Monday, December 31, 2012

AlDraw on Android

I've mentioned my program AlDraw before. It's the one that lets you make cool geometrical constructions like you can see here.

Well, now I've released it as an Android app. If you have a device with Android 3.0 or higher, check it out!

Tuesday, November 27, 2012

How Can You Be Moral Without God?

Some theists claim that god is needed for morality. They ask, "How can you be moral without God?"

They might as well ask "How can you be moral with God?" Or better yet, "How can you be moral?", or "What is morality?"

I don't claim to have the answers to those questions. Philosophers have been debating that for thousands of years, and have come up with many contradictory answers, so most of them have to have been wrong.

But bringing god into the question doesn't make it any better. If you say that god's commands are good, you run into the Euthyphro dilemma. Does god command what is good because it is good, or is what is good good, because god commands it?

If the answer is the former, then we're back where we started. If god doesn't determine what's good, then what does?

The alternative has some implications that don't agree with what most people would consider morality. For example, god could change what is moral on a whim, and it wouldn't be wrong. After all, if god determines morality, and it said "It's moral for me to change the laws of morality", well, it couldn't be wrong, now could it?

And consider this analogy (adapted from this). Suppose aliens came to Earth, with overwhelming technological powers. It's impossible for us to fight them, they just vaporize our weapons as soon as we try to use them. And they impose on us some rules that seem quite arbitrary. For example, no one is allowed to wear blue shirts on Tuesday. They reward people who follow their rules, and punish people who don't. Further suppose, that after some time, they eventually leave. Which do you think would be the more common reaction to their departure? "But who will stop us from wearing blue shirts on Tuesdays?" or "Thank god those terrible aliens are gone!"

If what is good is determined solely by god, then his commands would appear to us to be arbitrary. We wouldn't consider a command against murder any more important than a command against blue shirts, and we wouldn't be worried that god is needed to give such a command.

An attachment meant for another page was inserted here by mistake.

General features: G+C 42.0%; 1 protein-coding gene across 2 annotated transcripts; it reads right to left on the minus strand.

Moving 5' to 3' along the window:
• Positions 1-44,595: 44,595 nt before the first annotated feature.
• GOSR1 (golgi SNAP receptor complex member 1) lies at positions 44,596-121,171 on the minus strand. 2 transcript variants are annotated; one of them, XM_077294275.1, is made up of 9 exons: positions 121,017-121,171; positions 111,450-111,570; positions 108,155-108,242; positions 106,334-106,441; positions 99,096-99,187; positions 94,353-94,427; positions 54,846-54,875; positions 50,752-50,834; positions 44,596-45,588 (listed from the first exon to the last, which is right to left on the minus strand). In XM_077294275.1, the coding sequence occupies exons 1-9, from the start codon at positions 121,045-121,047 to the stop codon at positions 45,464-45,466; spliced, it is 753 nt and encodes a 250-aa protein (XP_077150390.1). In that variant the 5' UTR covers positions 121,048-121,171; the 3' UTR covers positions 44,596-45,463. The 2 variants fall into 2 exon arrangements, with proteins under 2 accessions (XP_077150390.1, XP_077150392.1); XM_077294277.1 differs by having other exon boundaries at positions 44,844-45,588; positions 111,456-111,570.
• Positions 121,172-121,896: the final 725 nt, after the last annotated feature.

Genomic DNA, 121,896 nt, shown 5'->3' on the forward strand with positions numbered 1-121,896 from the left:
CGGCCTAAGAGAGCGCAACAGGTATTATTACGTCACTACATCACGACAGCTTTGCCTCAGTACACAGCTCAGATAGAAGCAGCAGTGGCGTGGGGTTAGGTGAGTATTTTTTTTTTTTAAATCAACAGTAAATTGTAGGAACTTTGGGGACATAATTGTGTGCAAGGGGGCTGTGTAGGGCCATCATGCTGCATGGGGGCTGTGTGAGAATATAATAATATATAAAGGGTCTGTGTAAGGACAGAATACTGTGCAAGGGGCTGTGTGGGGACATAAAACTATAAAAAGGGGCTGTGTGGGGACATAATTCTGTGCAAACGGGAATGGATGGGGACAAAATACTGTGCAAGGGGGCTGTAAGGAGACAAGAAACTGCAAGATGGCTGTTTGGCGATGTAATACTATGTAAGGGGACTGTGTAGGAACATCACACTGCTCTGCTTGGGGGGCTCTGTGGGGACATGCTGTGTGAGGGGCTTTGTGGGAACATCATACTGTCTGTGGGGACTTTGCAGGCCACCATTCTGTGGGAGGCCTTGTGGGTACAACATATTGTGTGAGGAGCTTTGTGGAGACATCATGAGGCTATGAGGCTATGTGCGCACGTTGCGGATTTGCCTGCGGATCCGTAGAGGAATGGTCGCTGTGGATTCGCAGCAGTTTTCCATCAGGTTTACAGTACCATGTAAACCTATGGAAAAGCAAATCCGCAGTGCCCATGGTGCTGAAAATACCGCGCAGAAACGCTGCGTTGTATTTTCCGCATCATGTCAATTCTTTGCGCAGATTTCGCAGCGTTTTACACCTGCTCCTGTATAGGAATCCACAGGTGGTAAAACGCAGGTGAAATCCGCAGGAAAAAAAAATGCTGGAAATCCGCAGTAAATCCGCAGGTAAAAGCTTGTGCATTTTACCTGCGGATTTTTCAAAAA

Tuesday, October 30, 2012


In some ways, Halloween is a lot like Christmas and Easter. They were all Pagan holidays relating to the changing seasons that were later co-opted by Christianity, and now don't have much to do with either. We still tend to practice the Pagan rituals, but without thinking about where they came from or what they have to do with nominally Christian holidays.

But one important way that Halloween is that no one takes the mythology of Halloween seriously at all.

During other holidays, children are taught to believe in things that don't exist, whether it's Santa Claus, or the Easter Bunny, or Jesus. But on Halloween, children are taught that all those ghosts and goblins wandering the streets are actually just other kids dressed up.

That's why Halloween is the skeptics' holiday. The lesson of other holidays is to have faith in things unseen. The lesson of Halloween is to investigate what looks mysterious and find the truth behind it.

Sunday, September 30, 2012

Blasphemy Day: Freedom of Belief

Today is blasphemy day. In honor of that, here's some blasphemy: If God exists, he is monstrously evil. People do not get reincarnated when they die. Bad actions are not always punished, and good actions are not always rewarded. The writings of bronze age goat herders are scientifically inaccurate. Human sacrifice is not necessary for the sun to rise. Bunnies don't lay eggs.

Doubtlessly, you believe at least one of these things. Which is why I support Blasphemy Day. Because something you believe is blasphemy to someone. The price you pay for being able to express it is that others can express something that you may disagree with or find personally offensive. To oppose that is to oppose the very concept of free speech.

And so here's another piece of blasphemy: Religious belief should not be treated any differently than any other belief.

I don't believe in freedom of religion. I believe in a more general freedom of belief. Everyone should be allowed to believe whatever they want, including but not limited to religious beliefs. I prefer this formulation because as above, religious belief should not be treated any differently than any other belief.

There are lots of times when beliefs are treated differently because they're religious beliefs. The most obvious examples are blasphemy laws, which is what Blasphemy Day is in protest of. For some groups, simply disagreeing with their religion amounts to disrespecting it, which is a totally different standard to non-religious beliefs.